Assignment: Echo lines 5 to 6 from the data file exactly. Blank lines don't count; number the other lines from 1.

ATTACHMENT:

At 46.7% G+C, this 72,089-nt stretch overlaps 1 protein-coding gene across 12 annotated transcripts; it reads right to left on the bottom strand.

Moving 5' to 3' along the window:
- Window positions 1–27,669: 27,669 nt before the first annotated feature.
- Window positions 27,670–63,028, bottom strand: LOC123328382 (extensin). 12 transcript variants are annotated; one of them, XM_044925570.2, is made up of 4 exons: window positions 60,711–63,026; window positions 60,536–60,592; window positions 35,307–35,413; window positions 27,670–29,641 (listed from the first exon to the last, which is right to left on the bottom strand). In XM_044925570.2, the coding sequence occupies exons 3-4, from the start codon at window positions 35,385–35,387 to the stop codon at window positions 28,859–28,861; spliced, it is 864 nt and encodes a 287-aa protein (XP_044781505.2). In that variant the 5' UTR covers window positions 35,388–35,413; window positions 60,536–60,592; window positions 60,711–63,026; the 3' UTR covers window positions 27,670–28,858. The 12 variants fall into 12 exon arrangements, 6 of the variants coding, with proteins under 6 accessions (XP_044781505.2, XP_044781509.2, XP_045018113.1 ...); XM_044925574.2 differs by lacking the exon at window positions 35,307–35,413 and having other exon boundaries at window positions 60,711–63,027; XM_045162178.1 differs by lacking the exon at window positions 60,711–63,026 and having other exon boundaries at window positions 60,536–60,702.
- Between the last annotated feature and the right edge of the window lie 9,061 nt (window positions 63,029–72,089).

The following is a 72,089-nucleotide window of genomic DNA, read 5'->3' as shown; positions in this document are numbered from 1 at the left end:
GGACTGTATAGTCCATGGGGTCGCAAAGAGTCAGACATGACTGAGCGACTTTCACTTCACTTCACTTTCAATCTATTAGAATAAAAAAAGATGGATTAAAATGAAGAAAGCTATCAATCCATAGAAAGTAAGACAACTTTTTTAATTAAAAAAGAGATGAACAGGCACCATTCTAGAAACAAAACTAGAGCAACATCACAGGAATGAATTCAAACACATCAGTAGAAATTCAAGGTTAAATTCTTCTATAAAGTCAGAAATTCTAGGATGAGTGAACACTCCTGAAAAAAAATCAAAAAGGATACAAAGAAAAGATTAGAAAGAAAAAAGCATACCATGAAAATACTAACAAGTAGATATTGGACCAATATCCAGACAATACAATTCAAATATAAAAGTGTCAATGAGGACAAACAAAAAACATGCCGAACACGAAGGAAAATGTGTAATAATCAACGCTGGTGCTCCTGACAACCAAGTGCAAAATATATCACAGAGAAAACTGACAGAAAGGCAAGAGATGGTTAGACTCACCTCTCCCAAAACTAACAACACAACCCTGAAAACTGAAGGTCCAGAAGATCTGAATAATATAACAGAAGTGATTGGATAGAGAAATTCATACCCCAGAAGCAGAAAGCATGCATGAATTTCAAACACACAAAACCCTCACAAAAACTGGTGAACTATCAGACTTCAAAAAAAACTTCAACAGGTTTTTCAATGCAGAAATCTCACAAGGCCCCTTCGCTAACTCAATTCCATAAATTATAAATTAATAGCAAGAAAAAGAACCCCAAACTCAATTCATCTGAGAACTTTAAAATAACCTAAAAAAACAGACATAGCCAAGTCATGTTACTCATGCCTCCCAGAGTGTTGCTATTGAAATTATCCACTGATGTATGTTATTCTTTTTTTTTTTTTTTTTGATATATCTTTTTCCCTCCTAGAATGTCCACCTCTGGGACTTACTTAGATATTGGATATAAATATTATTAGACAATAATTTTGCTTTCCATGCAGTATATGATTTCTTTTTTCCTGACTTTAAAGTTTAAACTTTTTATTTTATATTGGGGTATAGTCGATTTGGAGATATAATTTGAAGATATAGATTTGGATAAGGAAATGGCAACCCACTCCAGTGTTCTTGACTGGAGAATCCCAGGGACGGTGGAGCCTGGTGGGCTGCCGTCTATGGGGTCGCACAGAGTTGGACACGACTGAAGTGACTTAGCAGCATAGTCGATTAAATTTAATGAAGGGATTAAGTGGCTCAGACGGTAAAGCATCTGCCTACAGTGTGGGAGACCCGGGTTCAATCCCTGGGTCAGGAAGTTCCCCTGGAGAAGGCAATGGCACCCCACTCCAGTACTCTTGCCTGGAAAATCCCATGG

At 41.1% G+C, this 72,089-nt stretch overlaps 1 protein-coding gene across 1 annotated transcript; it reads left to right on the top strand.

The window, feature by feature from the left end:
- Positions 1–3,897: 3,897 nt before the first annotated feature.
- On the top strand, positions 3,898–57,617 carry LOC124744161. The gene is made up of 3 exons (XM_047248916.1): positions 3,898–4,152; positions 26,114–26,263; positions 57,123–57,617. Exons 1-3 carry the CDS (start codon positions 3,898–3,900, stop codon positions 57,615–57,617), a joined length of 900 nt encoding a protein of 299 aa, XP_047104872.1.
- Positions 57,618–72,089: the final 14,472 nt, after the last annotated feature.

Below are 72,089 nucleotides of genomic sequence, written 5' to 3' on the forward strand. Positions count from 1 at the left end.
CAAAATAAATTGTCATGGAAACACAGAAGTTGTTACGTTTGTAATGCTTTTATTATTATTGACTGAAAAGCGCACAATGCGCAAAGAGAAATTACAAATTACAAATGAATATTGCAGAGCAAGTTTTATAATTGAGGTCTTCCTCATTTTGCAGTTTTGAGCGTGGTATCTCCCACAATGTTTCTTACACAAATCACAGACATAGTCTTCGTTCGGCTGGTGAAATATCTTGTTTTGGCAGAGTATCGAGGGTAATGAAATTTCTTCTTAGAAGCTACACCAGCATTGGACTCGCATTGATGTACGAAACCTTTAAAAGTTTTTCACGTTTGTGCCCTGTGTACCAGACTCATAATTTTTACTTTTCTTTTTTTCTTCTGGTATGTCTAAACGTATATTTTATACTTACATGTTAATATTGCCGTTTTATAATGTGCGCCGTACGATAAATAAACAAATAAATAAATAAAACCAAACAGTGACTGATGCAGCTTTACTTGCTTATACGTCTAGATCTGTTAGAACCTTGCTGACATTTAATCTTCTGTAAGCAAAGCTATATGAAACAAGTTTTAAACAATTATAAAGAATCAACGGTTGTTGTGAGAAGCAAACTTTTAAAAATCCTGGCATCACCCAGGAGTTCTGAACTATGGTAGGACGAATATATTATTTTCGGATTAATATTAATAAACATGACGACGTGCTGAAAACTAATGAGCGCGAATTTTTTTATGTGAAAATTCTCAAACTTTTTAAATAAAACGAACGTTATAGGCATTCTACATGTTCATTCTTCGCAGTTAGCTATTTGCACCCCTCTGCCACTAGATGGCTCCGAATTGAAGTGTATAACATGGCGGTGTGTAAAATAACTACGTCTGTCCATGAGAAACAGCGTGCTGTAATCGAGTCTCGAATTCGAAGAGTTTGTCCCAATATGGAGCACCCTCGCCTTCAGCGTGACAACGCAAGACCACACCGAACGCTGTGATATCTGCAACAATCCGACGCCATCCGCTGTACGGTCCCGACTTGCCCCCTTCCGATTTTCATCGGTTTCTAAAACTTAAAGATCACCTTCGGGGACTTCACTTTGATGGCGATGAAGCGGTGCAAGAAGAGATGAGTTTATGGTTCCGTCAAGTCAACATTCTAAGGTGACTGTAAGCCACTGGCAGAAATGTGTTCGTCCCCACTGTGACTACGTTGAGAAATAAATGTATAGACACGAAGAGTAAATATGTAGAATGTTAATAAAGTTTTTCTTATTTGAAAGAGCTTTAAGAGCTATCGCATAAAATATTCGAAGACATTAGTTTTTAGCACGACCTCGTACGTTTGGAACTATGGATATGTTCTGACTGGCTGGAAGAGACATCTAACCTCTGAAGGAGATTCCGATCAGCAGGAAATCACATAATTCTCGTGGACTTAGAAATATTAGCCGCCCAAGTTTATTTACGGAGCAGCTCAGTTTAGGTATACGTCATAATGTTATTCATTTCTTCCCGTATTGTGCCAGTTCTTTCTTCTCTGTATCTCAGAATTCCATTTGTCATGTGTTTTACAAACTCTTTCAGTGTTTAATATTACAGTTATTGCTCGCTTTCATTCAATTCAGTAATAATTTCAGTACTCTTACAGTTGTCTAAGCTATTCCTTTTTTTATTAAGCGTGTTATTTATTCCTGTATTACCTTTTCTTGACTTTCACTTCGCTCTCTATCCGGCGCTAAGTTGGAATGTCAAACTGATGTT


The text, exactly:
- Between the last annotated feature and the right edge of the window lie 9,061 nt (window positions 63,029–72,089).

The following is a 72,089-nucleotide window of genomic DNA, read 5'->3' as shown; positions in this document are numbered from 1 at the left end: